27 Amendments Explained (Part 3)
Learning a lot about the constitutional amendments and gaining better insight into American history? We hope you are! And we also hope that you’re enjoying all of this useful, important information regarding federal, state, and individual rights. Let’s continue the journey by picking up at the fifteenth amendment…
Fifteenth Amendment: This provided people of all different races, ethnicities, and “colors” the ability to vote. It also allowed former slaves to have a full vote.
Sixteenth Amendment: Probably a lot of people’s least favorite law, the Sixteenth Amendment gave the federal government the right to officially tax people’s income. However, we doubt that tax brackets back then were anything like the seven we currently have.
Seventeenth Amendment: Directly enacted as a form of populism, this amendment gives the right to people living in sovereign states to elect their own senators.
Eighteenth Amendment: This was the amendment that outlined the age of American prohibition, or the sale and consumption of alcohol. Luckily, this was repealed in 1933. A lot of illegal activity was occurring throughout the implementation of this law, which dramatically resulted in a spike in crimes around the country.
Nineteenth Amendment: This was the absolutely great amendment that gave women the right to vote. It came about from years of hard work from the Women’s Rights Movement that originated in upstate New York. There are museums throughout the whole area dedicated to the women who pioneered the movement.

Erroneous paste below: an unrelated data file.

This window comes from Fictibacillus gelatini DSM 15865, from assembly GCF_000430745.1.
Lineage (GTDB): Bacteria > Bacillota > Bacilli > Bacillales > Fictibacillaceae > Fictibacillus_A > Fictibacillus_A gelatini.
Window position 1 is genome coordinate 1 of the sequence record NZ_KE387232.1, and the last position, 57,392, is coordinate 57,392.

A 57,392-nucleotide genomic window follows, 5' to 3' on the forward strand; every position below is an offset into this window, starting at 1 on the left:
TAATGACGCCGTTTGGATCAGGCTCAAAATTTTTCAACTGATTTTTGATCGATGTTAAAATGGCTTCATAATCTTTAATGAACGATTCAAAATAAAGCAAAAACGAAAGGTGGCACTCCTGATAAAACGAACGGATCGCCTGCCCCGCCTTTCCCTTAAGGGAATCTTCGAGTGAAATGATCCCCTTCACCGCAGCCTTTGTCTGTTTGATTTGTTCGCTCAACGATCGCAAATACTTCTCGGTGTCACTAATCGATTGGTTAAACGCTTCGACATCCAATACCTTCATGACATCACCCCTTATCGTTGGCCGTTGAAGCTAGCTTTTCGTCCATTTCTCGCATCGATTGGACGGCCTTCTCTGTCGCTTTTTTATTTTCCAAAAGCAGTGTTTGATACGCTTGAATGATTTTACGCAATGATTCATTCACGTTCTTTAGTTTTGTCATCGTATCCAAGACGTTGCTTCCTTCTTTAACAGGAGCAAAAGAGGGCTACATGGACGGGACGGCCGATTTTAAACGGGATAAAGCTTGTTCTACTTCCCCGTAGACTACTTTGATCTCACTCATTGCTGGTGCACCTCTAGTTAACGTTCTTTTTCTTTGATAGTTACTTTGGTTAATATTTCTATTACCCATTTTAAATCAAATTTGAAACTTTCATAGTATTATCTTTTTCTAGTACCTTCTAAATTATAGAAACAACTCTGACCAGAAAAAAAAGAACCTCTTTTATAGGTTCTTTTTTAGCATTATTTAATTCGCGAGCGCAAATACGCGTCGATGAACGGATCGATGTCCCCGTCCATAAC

Twentieth Amendment: The ratification of this amendment solidified and changed the dates of when elected officials, such as the president and senators, began their service to the public. We follow these same dates today, with the presidency beginning on January 20th, and senators beginning on January 3rd.
Twenty First Amendment: What do we really need to say about the twenty first amendment, anyway? Well, it was the amendment that repealed the 18th amendment, for one! But what is also did was make it illegal for people to import or export alcohol to countries, states, and territories where the actual transportation of alcohol was illegal. This had nothing to do with the new ability for people to drink and purchase alcohol freely.
More Constitutional Amendments explained in Part 4 of our series.